A transgender former fire chief in Byron, Ga., is threatening a lawsuit against the city if she’s not reinstated to the job by the end of the week.
The city said performance issues caused them to fire Rachel Mosby on June 4 after 11 years as fire chief. Mosby’s attorney denied the city’s claims and said that the firing “completely destroyed” her reputation, according to a letter he sent to City Attorney Tom Richardson on Wednesday. Mosby (photo) was the nation’s first openly trans fire chief.
Mosby’s attorney said she was entitled to a “public name clearing” hearing but called it "a fruitless endeavor."
“There is no apparent benefit to participating in such a hearing, as the express purpose is to provide an opportunity to clear an individual’s ‘name, reputation, and integrity,’” Ken Barton of Cooper, Barton & Cooper wrote in the letter to the city attorney. “The termination of Chief Mosby has completely destroyed her reputation, especially due to the vast amount of media attention, and the fact that a city employee caused the termination letter to be emailed to hundreds of fire personnel across the State of Georgia.”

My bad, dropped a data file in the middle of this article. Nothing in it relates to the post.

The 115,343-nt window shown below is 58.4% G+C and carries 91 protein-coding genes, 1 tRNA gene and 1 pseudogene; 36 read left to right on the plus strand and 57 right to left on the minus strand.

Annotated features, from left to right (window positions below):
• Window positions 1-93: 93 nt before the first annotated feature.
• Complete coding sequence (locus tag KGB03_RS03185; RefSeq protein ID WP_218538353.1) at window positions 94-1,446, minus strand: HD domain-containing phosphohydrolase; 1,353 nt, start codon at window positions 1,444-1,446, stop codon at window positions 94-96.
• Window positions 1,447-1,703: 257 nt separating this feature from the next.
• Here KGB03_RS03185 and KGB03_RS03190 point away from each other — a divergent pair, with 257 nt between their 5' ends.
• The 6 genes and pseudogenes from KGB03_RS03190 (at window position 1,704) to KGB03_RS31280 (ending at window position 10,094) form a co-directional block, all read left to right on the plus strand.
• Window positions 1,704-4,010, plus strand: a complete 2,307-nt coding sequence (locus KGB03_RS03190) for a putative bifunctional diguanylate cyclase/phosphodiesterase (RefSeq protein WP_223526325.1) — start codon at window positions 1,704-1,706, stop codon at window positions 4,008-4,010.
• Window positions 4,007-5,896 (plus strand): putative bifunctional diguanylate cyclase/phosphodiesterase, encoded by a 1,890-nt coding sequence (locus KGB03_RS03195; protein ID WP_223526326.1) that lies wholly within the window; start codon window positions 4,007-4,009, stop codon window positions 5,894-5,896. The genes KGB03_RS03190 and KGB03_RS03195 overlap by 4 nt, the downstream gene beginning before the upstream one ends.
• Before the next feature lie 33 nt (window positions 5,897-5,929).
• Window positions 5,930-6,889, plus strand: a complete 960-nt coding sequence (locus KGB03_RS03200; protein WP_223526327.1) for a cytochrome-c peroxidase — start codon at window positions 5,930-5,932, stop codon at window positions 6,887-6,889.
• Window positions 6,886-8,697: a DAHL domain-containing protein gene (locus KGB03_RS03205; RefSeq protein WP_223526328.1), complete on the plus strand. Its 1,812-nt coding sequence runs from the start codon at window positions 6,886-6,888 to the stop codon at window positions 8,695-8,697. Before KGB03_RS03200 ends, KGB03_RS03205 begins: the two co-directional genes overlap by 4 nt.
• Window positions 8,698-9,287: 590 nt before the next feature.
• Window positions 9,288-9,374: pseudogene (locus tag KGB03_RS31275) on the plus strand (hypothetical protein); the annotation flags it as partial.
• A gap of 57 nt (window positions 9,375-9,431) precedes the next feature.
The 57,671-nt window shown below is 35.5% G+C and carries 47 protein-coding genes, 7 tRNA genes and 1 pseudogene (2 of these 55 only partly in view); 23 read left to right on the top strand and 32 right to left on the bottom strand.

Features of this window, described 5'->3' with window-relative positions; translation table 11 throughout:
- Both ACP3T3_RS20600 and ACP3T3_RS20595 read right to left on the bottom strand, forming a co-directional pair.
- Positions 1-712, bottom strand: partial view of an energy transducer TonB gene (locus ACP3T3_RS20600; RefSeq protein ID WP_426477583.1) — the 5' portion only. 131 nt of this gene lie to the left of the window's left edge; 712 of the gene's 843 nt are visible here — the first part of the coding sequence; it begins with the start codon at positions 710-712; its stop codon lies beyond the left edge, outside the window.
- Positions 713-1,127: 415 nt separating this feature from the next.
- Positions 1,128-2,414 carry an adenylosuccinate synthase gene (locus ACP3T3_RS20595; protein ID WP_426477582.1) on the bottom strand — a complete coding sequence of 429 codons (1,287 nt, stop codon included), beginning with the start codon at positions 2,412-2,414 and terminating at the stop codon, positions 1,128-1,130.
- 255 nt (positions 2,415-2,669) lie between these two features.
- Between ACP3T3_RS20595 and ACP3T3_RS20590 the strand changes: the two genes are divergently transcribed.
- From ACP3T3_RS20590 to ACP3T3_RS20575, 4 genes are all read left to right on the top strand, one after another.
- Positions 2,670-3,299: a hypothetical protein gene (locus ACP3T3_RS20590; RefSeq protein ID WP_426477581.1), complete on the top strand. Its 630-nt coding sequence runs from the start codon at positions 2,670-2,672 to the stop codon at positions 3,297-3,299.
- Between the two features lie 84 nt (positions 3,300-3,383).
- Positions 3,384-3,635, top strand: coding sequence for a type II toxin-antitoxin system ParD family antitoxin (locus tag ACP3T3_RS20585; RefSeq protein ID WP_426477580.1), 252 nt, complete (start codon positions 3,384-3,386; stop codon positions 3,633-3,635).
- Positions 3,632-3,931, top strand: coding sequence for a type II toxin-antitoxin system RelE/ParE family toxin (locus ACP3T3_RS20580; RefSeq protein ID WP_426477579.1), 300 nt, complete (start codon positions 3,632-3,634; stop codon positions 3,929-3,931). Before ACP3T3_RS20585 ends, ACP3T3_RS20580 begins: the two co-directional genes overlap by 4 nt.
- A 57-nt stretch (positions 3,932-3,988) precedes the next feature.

Barton said there’s nothing the hearing “can do to come close to repairing the damage the city has done to her reputation."
If Mosby had been fired prior to January, she could have appealed her termination. But the Byron City Council in January revised the city’s personnel policy and removed the ability for department heads to appeal disciplinary action or termination, according to the letter.
Barton demanded that Mosby be reinstated to her job by Friday and that she be repaid any salary, wages and other compensation lost since being fired.
Barton said the city’s actions were a violation of Mosby’s Title VII rights of the U.S. Constitution, as well as a violation of the Americans with Disabilities Act. Barton said Mosby is preparing a discrimination charge against the city with the Equal Opportunity Employment Commission.
“Moreover, Chief Mosby will pursue any other claims that may be available to her, including any constitutional claims for the city’s denial of her right to due process,” Barton wrote.
Richardson did not respond to Project Q's questions about Barton's letter.